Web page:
PETA slams Stalin's 'anti-national' remark

New Delhi, Jan 16 (IANS) After DMK's Working President M.K. Stalin dubbed PETA as "anti-national" for its criticism of Jallikattu, the animal welfare organisation hit back, saying to stand for kindness is patriotic and to stand for cruelty is "un-Indian".

PETA (People for Ethical Treatment of Animals) is a party in the petition against Tamil Nadu's bull taming sport Jallikattu, which was banned by the Supreme Court recently.

"PETA, India for past 17 years had served the animals of this country based on the law, to call PETA an anti-national is cheap," Manilal Valliyate, Director of Veterinary Affairs, PETA India told IANS. 

PETA India in a statement also said that the Indian constitution calls for compassion for animals, adding, "to stand for kindness is patriotic, to stand for cruelty is un-Indian."

"Article 51A(g) of the Constitution of India makes it the mandate of every Indian citizen to have compassion for animals," PETA said.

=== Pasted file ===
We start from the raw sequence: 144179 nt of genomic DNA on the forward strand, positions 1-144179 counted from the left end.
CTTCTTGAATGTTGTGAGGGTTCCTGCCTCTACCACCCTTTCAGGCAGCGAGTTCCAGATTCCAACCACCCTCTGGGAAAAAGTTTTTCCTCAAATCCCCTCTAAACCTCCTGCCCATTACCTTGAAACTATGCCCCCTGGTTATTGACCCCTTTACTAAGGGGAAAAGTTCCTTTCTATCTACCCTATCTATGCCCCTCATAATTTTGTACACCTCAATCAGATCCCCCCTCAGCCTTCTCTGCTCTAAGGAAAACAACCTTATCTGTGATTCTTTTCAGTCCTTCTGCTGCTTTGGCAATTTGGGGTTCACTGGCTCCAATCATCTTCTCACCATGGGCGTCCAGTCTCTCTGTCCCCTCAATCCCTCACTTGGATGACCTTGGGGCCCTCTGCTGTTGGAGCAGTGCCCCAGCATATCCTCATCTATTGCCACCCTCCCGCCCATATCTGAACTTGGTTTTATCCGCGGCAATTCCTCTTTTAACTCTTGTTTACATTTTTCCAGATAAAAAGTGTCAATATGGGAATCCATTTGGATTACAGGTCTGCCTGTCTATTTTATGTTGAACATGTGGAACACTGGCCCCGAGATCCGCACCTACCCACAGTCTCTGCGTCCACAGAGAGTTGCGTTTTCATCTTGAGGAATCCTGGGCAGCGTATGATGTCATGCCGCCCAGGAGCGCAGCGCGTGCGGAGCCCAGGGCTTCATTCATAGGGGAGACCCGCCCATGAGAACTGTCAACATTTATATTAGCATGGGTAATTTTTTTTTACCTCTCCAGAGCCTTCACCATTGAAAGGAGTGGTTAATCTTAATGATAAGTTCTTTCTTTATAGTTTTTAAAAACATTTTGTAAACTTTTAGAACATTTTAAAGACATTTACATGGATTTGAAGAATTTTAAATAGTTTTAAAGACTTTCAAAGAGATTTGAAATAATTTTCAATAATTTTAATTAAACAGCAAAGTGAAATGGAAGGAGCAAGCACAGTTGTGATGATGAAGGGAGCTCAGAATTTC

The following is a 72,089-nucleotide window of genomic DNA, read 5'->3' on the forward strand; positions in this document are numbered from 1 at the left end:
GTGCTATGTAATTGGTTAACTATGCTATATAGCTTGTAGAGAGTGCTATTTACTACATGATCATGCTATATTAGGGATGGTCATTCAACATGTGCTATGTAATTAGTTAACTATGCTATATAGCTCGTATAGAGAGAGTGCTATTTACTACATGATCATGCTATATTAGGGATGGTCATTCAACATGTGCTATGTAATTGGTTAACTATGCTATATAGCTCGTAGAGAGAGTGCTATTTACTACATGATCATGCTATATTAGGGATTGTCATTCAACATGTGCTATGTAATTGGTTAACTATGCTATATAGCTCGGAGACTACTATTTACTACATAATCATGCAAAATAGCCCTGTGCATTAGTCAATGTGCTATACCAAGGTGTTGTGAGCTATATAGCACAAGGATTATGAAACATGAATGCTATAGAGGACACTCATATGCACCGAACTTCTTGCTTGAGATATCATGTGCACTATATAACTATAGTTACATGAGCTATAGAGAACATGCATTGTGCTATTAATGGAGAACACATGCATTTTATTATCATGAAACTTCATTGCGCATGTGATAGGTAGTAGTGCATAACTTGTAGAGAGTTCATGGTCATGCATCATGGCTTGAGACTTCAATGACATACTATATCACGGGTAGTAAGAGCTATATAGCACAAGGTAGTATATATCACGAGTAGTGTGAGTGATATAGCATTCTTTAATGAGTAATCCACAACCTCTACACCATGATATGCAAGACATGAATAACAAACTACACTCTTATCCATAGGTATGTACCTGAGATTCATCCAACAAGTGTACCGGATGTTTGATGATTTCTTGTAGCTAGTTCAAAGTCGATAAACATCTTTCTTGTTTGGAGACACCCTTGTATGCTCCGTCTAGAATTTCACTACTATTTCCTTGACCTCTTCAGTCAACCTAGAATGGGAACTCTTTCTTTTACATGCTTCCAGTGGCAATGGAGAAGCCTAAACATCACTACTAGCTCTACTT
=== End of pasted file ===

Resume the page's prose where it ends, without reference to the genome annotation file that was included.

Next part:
Valliyate, who has personally witnessed Jallikattu events, said that the sport causes unnecessary pain to the people for amusement, which is against the law.

He added that animals like bulls do not become aggressive unless instigated, and in Jallikattu bulls are often poked or hurt to get them agitated.

According to PETA's fact sheet, since 2008, 43 people and at least 11 animals had died in Jallikattu, while over 5,000 people were injured.

Earlier in the day, Stalin, Leader of Opposition in the Tamil Nadu Assembly, said the central government should ban non-governmental organisations (NGO) like PETA that function against Indian culture, tradition and also "as anti-national".